Life, the Martial Challenges, and Everything.

Month: October, 2013

Hard Facts

I recently picked up a Polar Heart-rate monitor, for the express purpose of measuring my heart-rate during activities and rest.  I haven’t used it too much yet, but I have some good plans for it, some of them courtesy of my girl.

Let’s review what I have:
-Resting heart-rate: 52-58 bpm.
-Average work heart-rate: 75 bpm.
-Average stationary heart-rate: 62 bpm.
-Highest work heart-rate: 123 bpm.

It’s a bit difficult to measure my heart-rate during Jiu-Jitsu since the monitor straps to my chest and transmits to a watch.  Both would be difficult to wear while rolling.  Fortunately I have other activities I can wear it for.

An idea brought to my attention was pre- and post-match monitoring at a tournament.  It should help me fine-tune my breathing techniques.  Stemming from that, I had planned to wear it into a mid-term test, but completely forgot.  From what I could tell, my heart-rate didn’t increase massively, just a handful of beats.

More on this as it develops!

–Kiyoshi “The Prototype”
Your #1 Canadian eh?

A New Challenge

This seems rather early to think about, being as Halloween hasn’t even happened yet.
But, I like to try and finish it as early as possible, and I’ve been very hit-and-miss over the years.  Plus, there’s a new variable in the equation that I get to play around with.


All of my shopping in the years previous has been for family that live in another time zone, so storing their gifts – wrapped or unwrapped – has never presented a challenge.  But now with a girlfriend in the same time zone, things will get a bit more challenging.
The shopping will be fairly easy, no additional challenge there.  We really only manage to see each other on the weekends, and the free time I have between classes at college afford me a lot of time to get it done.  Even the wrapping won’t be difficult as it can be done between school and Jiu-Jitsu.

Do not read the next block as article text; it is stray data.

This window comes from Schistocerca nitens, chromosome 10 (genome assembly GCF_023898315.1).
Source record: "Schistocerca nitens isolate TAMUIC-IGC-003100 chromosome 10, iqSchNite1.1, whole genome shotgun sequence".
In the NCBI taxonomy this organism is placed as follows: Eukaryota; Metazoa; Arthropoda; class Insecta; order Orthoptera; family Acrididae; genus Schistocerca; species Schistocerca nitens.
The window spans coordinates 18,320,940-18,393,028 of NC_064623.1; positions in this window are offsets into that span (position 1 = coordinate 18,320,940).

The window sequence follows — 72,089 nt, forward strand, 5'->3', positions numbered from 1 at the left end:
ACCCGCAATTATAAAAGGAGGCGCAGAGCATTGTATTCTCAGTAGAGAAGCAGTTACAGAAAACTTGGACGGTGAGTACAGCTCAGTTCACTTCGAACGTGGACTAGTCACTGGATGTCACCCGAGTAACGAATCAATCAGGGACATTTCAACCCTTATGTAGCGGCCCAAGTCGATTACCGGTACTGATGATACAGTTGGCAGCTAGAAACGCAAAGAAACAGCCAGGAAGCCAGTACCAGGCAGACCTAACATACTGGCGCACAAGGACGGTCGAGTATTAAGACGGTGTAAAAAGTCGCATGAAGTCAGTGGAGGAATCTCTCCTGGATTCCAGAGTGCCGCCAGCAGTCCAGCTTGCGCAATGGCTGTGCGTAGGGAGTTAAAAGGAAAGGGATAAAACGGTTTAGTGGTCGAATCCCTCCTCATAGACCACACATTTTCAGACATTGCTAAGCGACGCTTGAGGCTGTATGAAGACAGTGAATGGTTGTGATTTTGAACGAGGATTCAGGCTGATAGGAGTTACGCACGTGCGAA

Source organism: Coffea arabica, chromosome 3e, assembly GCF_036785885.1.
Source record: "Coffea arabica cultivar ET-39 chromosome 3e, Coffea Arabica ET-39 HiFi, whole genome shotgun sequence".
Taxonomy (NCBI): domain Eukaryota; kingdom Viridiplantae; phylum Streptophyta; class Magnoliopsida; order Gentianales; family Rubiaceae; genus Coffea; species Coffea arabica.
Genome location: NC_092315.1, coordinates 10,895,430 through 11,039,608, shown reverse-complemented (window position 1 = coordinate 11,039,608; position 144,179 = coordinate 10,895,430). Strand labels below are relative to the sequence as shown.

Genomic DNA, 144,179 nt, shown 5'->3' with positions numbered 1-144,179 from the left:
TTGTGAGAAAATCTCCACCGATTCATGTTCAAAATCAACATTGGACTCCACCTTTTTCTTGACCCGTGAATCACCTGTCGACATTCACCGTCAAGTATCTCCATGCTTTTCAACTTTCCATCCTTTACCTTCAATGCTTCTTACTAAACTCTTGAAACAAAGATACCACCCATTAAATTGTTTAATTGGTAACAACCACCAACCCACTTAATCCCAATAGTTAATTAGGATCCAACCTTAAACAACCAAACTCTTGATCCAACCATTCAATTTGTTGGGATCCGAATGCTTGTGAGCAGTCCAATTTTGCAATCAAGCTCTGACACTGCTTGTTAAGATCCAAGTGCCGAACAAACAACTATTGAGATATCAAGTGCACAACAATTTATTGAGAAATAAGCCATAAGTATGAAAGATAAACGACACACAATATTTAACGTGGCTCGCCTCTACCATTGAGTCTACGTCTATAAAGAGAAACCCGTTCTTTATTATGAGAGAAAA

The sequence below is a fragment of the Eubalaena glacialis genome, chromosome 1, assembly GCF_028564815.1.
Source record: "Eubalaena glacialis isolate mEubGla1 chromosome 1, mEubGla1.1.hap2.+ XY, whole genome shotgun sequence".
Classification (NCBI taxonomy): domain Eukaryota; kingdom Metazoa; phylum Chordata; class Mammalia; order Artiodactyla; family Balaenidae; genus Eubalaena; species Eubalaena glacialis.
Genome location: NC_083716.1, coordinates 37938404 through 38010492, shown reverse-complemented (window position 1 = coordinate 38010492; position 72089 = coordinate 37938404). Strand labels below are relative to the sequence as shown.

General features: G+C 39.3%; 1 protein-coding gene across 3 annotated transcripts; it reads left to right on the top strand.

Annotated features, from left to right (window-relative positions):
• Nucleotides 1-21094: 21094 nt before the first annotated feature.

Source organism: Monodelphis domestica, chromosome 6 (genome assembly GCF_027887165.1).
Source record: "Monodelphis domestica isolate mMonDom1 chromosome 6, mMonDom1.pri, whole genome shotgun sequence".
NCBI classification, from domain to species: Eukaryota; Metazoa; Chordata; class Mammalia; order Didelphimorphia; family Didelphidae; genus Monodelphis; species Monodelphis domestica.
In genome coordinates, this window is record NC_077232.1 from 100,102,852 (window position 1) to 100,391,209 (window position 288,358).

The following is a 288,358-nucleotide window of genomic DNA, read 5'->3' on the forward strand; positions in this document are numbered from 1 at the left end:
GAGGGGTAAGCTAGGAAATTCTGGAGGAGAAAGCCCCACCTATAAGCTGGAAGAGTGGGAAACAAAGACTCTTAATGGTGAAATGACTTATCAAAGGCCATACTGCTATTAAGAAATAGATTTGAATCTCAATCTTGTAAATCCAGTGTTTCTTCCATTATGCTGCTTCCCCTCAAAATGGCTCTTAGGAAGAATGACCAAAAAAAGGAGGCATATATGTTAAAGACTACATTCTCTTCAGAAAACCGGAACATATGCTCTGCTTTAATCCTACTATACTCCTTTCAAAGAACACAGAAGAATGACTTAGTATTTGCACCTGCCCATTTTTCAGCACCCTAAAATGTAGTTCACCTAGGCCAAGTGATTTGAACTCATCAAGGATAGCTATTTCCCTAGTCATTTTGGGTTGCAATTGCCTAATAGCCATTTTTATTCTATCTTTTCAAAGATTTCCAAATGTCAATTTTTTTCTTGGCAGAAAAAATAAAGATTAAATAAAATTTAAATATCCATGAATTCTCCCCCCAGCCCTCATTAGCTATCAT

But the storing of the gifts … well, I don’t have a lot of nooks and crannies to utilize on the weekends she stays over at my place.  I have a decent amount of space occupied by half a dozen boxes full of kitchen stuff, and another half a dozen of junk that desperately needs sorting.  (On that note, I also have quite a lot of clothes that I should go through and donate)

I also have to come up with gift ideas for my brother and his family.  He and my sister-in-law, I might just return to my old stand-by, but my brother is always a gamble in my mind.  My nephew will be simple: books.
I’ll also need to check the ideas my mom sent me and see if they were for both her and my dad, or just one of them.

Ah, first-world problems eh?

–Kiyoshi “The Prototype”
Your #1 Canadian eh?

Out with the old

I’m 29 years old, but really I should be saying “29 years of age” since I’m not actually old.  Sure, I feel old some days, in body and in mind, but more often than not I know I’m young.

What usually makes me feel “old” are things I take for granted: the mail, a cheque, the last time I watched a TV show as it was being aired …

Let’s start with TV: I grew up with bunny-ear antenna for our TV, and five channels, one of them being the french versions of CBC.  Later on we would gain a sixth channel, and it was a big deal.  Hell, when ITV changed to Global Television, it was big news.  Now with cable available pretty much everywhere, and DVR/PVR boxes, few people sit down to watch a show on time – unless it’s a big show and they don’t want to risk spoilers (Game of Thrones, Walking Dead, etc.).  I don’t remember the last show I sat down to watch on time, week after week.  It was probably Buffy, Star Trek, or Stargate.
Now there’s Netflix, which just adds to the “I watch when I want to” category.  I’m all for that, but I find myself unwilling to invest in a show in case it doesn’t live up to my standards.  I use peer reviews a lot, which is why I’ve watched all of Scrubs and five seasons of Community with my girl.

The mail.  Sending and receiving.  I’ve had to educate one of my coworkers on Canada Post’s address formatting.  He’s only six or seven years younger than me, but it made all the difference.  He had never used Canada Post to send a letter, and probably hadn’t received anything but bills.  When I was a child, I used to write to Santa, and patiently wait for a reply in the mail.  While I don’t write to Santa anymore, I look forward to getting the mail from the mailbox.  I like getting things in the mail, like letters, cards, packages, etc.  Most of my bills are sent to me online, so I don’t even get many of those in the mail.  Maybe I’ll start a pen-pal thing just to ensure I get some mail …

Which brings me to the last thing: cheques.  I recently received my government rebate cheque in the mail and cashed it at the bank.  The teller asked me if I wanted to set up direct deposit, and I politely declined, stating that I like the act of cashing the cheque, as well as receiving it in the mail.  She made me aware that the Government is phasing the cheques out and moving to direct deposit only.  It makes sense, but it makes me sad.

I am young, but some of my standards are old-fashioned and on their way out.  I get a bit curmudgeonly when it comes to some of the new stuff, and I’ve already used the phrase “back in my day” with some people.

Time to bring in the new with a bit more acceptance.

Maybe that’s another reason why I’m in school now.

–Kiyoshi “The Prototype”
Your #1 Canadian eh?